I recently came across an essay in which author Ann Patchett beautifully sums up the crux of what I hope will emerge in the final months of this search. “[Here’s] my idea of real intimacy,” she writes. “It’s not the person who calls to say, ‘I’m having an affair’; it’s the friend who calls to say, ‘Why do I have four jars of pickles in my refrigerator?'”. I want someone with whom I can talk about the deep stuff – hopes and dreams and expectations and disappointments – and also the minutiae. Sometimes it takes talking about everything to get to the place where we can talk about nothing.
– Rachel Bertsche, MWF Seeking BFF.
The above quote comes from the book I’m reading at the minute (well, yes, one of the books I’m reading). The author, having found herself living in Chicago with a lovely husband and a good job, feels like something is missing from her days. She realises that the absence she’s feeling is that of her two best friends, both of whom are still living in New York. So she sets herself a mission: make one date with one new potential friend a week, from people in her cookery class, to readers of her blog, to the partners and friends of those already in her social circle.
I have to admit that a huge part of my reaction to this project is the same one I’d have to someone announcing that they were about to take up tightrope walking above alligator-strewn rivers. Very nice, I’m sure, if you’re into it, but I’d rather chew off my own right arm. Forced socialising is something I deal with as occasionally as possible, with a finish line always in mind and a get-out-free card in my pocket. Textbook introvert, in other words.
At one point, Bertsche interviews John Cacioppo, a professor of psychology at the University of Chicago, and author of Loneliness (a book with a rather self-explanatory title). The Professor points out that while loneliness and depression are often seen as co-existing states, they are emotions which exert opposite forces on our social behaviour. Loneliness makes us pro-active – it is a force like hunger or tiredness, which alerts us to something necessary but missing. Depression makes us apathetic; we are aware that something is wrong, but we lack the energy and the mental space to fix the problem.
That last paragraph hits me uncomfortably close to home. Currently, I live in my hometown, with my parents. I lived in Dublin for five years, and Dublin is still where almost all my Irish friends are located. Many of us from this area flew the coop as quickly as we could: this is not a town with bountiful recreation or employment possibilities. I wouldn’t be back here if it wasn’t for the need to work on my mental health. My family are grand, but it’s not hard to come to the conclusion that I am now not only depressed – I am also lonely.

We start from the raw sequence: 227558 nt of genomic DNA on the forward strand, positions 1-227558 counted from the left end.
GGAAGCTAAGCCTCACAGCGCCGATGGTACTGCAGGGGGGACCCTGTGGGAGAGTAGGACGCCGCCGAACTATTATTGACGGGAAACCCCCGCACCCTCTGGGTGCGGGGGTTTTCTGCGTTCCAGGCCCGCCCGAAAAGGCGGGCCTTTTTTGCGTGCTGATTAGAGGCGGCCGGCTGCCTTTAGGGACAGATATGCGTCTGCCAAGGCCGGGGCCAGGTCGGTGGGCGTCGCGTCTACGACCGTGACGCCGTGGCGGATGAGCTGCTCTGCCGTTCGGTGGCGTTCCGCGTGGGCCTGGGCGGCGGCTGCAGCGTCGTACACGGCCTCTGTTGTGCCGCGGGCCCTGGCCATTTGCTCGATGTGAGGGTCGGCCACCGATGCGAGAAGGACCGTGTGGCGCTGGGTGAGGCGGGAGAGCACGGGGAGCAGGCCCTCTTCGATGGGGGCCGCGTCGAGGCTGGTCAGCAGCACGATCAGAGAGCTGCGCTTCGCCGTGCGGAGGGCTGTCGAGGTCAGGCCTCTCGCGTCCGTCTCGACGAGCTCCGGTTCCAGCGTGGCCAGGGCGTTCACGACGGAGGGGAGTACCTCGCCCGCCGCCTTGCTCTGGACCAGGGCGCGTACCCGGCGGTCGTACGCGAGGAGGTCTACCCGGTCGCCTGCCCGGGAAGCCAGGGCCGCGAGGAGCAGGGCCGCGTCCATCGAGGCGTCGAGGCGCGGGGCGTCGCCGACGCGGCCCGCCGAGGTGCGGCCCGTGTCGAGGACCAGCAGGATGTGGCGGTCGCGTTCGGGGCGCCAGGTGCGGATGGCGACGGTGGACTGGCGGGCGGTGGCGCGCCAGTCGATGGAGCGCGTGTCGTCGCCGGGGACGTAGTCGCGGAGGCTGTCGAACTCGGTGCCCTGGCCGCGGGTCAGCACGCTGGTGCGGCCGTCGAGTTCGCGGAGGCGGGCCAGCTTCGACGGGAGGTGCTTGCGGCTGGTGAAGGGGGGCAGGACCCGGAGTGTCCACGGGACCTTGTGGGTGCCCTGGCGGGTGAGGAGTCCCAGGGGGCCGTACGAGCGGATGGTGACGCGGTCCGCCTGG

That feels odd to admit. I am perfectly comfortable discussing mental illness, trading stories of ‘once I was so agoraphobic I…’, and empathising with others with similar problems. Admitting to loneliness feels like a different kettle of fish. Perhaps it comes from the distinction we draw between illness, which hits us whether we want it to or not, and emotion, which feels like something we should be able to control.
John Cacioppo says “people who get stuck in loneliness have not done anything wrong. None of us is immune to feelings of isolation, any more than we are immune to feelings of hunger or physical pain.” And he’s the expert, after all. But there’s still a lurking feeling of being the last kid left while picking teams when one finds oneself checking Facebook and wondering if everyone else is out having fun.
That’s the problem, of course, with having online or long-distance friendships – while there’s no trouble narrowing the emotional distance between yourself and the people you encounter, the geographical distance is an uncompromising barrier. It’s a fun train of thought, when I ponder that I could go from New Zealand to New Mexico, up to Toronto and back to Tampere, and never run out of a place to stay or a local to show me the sights. Sadly, that’s not much good on a Saturday night when I’d quite like someone to help me with a tub of ice-cream and a stack of stand-up DVDs.
The rising mobility of young Irish people is also a factor, especially in the years since the economic downturn. My boyfriend lives over an hour away. My best friend is studying in Edinburgh, and our other close friend is writing software in San Francisco. My boyfriend’s friends, in turn, are looking at Australia, Canada, different parts of the US. Suddenly, not only are we looking at one part of our social circle having an international flavour, but the until-recently stable, home-based half is flying the coop as well.
To compound it, I’m also dropping in and out of a tentative attempt at a social life as the depressive and/or anxious episodes come and go. There’s the rub, then: loneliness may spur you to try to reconnect with society, but mental illness slows you down and tells you not to bother. Loneliness makes you step out of your comfort zone; mental illness calls you a fool for ever trying.
So the internet works, in that sense. Without having to leave the safety of my room, I can exchange quips about our favourite band with Sara in Toronto, read a poem by Delilah in London, and wish Claire in Auckland good luck on her holidays. It doesn’t matter if I’m having a bad brain day, if Kirsty wants someone with whom to marvel at the attractiveness of Cillian Murphy or Lizzie is excited about her upcoming PhD course, I can take part in the conversations at my own speed or, let’s face it, cognitive level of the given moment. The internet is a wonderful breeding ground for those four-jars-of-pickles friendships, as well as the more in-depth ones. It gives us a chance at intimacy with people that otherwise, we would never have met.
I just wish the internet could also pop around for a cup of tea.